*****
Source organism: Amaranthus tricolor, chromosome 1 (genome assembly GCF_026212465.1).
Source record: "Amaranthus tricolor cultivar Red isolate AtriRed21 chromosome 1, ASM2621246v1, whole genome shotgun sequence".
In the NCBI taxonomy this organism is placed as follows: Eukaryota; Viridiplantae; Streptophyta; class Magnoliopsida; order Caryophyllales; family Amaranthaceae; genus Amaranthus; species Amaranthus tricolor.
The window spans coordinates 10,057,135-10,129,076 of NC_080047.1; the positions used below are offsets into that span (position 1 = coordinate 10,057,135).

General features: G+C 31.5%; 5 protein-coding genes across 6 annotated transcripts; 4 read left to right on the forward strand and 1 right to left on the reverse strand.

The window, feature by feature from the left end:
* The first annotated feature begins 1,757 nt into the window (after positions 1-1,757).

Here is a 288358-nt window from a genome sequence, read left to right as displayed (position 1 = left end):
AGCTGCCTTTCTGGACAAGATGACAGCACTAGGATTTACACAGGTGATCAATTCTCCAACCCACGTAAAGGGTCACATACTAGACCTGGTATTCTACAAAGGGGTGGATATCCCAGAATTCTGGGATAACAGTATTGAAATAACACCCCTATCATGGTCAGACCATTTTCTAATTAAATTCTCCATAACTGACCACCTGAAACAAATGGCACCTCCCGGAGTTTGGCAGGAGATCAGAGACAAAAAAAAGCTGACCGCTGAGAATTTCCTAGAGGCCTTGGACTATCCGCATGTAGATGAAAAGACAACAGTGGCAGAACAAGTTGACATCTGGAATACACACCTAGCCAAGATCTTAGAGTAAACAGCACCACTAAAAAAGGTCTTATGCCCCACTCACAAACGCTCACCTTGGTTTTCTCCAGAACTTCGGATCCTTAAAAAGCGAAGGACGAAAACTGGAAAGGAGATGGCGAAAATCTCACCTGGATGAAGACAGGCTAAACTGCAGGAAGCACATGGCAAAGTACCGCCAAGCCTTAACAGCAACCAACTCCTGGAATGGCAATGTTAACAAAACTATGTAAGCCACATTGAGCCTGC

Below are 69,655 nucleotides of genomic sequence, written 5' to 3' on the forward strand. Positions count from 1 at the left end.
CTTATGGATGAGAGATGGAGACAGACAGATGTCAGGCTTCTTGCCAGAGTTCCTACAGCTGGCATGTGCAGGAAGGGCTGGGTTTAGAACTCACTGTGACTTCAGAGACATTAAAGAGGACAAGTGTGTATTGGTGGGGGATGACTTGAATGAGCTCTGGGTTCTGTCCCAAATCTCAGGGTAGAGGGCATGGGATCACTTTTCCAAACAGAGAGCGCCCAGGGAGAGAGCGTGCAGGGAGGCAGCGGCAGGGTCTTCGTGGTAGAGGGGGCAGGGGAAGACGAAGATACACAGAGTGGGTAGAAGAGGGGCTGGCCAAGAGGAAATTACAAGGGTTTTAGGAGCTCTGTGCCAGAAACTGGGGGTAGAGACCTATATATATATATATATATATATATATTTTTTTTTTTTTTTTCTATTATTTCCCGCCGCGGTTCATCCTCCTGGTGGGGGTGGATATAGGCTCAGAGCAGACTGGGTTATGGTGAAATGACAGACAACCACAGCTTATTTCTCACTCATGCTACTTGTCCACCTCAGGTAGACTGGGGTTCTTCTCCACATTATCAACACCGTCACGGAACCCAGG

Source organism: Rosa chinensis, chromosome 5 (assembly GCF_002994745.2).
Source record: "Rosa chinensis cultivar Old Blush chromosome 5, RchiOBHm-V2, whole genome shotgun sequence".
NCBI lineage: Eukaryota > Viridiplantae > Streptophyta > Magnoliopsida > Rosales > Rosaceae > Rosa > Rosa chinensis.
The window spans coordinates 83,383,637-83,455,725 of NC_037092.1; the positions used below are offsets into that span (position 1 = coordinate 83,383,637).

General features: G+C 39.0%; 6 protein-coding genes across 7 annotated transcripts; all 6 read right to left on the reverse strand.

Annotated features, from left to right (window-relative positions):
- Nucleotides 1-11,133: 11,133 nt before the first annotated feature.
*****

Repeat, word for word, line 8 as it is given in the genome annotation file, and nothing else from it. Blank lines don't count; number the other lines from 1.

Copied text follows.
Here is a 288358-nt window from a genome sequence, read left to right as displayed (position 1 = left end):